So far, the Queensland government has led the way. It developed a Human Health and Wellbeing Climate Adaptation Plan in 2018, offering high level guidance for managing the health risks of climate change and realising the benefits of climate action.

Victoria recently released a draft Health and Human Services Adaptation Action Plan, as part of its commitments under the state’s Climate Change Act.

In Western Australia, a year-long Climate and Health Inquiry led to a comprehensive 2020 report. Climate action is necessary, the McGowan government said, “for health system sustainability and [because] the benefits of change far outweigh costs when health is factored in”. Implementation is yet to commence.

New South Wales supports human health and social impact research at the University of Sydney, but is yet to release an adaptation plan or strategy.

Other states have announced initiatives but no state-wide plans, yet.

Change from the ground up

Despite an absence of guiding policy, the vast majority of public hospitals and health services in Australia have joined Global Green and Healthy Hospitals. This is an international network of health institutions working to reduce their carbon and environmental footprint. Queensland Health, Victorian Department of Health and the ACT Health Directorate are also members.

Without the national coordination called for by health groups, this could lead to a fragmented approach, limit effective adaptation and likely drive up costs.

Last week, over 50 health groups offered over 175 recommendations to reduce greenhouse gas emissions in ways that protect and promote health and well-being. They include legislating a 75% cut in emissions by 2030, rapidly phasing out fossil fuels and transport, and decarbonising health care by 2035.

While federal Health Minister Greg Hunt said the federal government’s plan is “good for health”, health stakeholders are less convinced.

Most countries now have national climate and health plans.

A leadership vacuum

The recent COP26 Health Roundtable for Australian, New Zealand and Fiji health ministries was attended by seven of the eight states and territories – Tasmania and the federal government didn’t attend.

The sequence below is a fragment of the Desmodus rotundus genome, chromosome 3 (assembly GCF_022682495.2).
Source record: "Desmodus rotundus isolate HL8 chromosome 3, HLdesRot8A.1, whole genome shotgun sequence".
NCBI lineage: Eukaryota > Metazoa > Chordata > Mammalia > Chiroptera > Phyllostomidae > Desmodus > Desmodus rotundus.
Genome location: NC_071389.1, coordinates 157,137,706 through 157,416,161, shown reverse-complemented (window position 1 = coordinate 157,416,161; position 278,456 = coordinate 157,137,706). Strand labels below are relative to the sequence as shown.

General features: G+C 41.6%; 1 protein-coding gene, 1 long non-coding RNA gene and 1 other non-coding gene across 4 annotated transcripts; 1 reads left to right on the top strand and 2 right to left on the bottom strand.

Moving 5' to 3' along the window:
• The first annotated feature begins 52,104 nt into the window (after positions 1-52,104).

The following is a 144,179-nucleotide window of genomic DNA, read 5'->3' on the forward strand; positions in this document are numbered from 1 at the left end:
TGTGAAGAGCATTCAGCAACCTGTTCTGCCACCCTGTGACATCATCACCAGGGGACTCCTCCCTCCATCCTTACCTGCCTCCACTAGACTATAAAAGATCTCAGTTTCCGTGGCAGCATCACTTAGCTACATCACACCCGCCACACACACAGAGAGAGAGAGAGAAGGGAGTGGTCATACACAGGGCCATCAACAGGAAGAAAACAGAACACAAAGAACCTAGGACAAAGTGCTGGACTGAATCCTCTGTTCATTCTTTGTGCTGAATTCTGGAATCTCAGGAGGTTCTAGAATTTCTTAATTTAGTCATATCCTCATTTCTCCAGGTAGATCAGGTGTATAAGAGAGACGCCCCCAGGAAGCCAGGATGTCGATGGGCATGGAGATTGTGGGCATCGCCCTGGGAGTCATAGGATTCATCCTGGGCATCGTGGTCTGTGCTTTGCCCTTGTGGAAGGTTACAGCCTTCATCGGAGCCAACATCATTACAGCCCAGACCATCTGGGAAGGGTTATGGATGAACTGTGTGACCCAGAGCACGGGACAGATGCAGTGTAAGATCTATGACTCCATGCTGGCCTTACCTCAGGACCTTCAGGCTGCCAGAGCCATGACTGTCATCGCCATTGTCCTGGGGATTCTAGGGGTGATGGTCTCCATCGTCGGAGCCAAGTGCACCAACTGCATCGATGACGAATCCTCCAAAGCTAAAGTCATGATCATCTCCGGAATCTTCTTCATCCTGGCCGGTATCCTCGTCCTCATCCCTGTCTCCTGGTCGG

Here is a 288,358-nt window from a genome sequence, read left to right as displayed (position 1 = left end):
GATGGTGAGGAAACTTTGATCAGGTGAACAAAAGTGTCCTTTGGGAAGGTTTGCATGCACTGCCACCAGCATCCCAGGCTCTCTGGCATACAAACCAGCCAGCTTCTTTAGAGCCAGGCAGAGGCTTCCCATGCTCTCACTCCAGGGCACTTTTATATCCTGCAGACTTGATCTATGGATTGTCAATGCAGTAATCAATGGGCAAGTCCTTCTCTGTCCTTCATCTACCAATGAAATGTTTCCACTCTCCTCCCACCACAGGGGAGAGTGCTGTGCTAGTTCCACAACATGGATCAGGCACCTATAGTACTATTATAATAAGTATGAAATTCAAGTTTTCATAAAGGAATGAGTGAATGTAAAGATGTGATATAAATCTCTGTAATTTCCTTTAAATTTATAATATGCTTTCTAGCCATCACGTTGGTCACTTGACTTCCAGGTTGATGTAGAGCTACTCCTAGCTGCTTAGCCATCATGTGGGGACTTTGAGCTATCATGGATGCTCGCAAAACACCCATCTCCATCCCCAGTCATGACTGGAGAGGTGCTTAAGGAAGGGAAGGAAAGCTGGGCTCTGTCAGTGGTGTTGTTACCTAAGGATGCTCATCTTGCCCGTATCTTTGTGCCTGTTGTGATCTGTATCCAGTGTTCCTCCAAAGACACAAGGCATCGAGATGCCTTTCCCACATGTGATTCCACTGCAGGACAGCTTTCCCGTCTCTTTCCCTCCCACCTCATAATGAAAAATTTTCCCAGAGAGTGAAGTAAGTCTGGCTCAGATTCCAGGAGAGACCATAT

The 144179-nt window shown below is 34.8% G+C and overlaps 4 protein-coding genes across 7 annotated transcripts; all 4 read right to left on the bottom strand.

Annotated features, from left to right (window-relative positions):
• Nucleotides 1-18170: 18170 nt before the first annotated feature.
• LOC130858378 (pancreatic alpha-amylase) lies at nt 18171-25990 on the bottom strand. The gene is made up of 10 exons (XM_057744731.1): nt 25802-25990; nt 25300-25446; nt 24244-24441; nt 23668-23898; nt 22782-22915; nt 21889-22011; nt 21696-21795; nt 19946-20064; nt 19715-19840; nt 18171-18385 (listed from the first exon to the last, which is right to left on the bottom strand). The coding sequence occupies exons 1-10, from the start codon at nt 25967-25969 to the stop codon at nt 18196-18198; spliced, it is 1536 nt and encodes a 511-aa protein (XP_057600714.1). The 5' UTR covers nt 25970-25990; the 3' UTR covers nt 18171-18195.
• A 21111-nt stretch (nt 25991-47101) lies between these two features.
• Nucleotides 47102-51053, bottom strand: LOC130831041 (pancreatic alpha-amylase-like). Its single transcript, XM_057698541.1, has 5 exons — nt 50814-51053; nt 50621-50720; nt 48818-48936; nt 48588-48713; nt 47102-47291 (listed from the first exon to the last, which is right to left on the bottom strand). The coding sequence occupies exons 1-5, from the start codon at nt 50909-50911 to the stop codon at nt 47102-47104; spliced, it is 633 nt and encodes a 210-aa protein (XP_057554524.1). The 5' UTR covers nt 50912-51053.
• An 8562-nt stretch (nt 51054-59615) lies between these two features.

The roundtable aimed to encourage national and subnational governments to make commitments to developing climate-health adaptation plans and low carbon and sustainable health care.

Fiji has made such commitments, which will be announced in Glasgow by World Health Organization (WHO) Director General Dr Tedros Ghebreyesus on November 9. But none of Australia’s state, territory or national representatives have yet made the pledge.

The global health community is watching closely. Some 450 organisations, representing 45 million health workers in 102 countries, signed a letter sent to all national leaders attending COP26 calling for health to be included in all national climate plans.

The WHO has released a report, The Health Argument for Climate Action, with a set of ten priority actions for governments.

These include:

  • aligning climate and public health commitments in their COVID recovery plans;
  • putting health at the centre of the global climate talks;
  • and prioritising climate interventions that deliver the largest health, social and economic gains.

We hope the Australian government, and all leaders in Glasgow, are listening.

The Conversation

Fiona Armstrong, Executive Director, Climate and Health Alliance; Honorary Associate, Department of Public Health, La Trobe University

This article is republished from The Conversation under a Creative Commons license. Read the original article.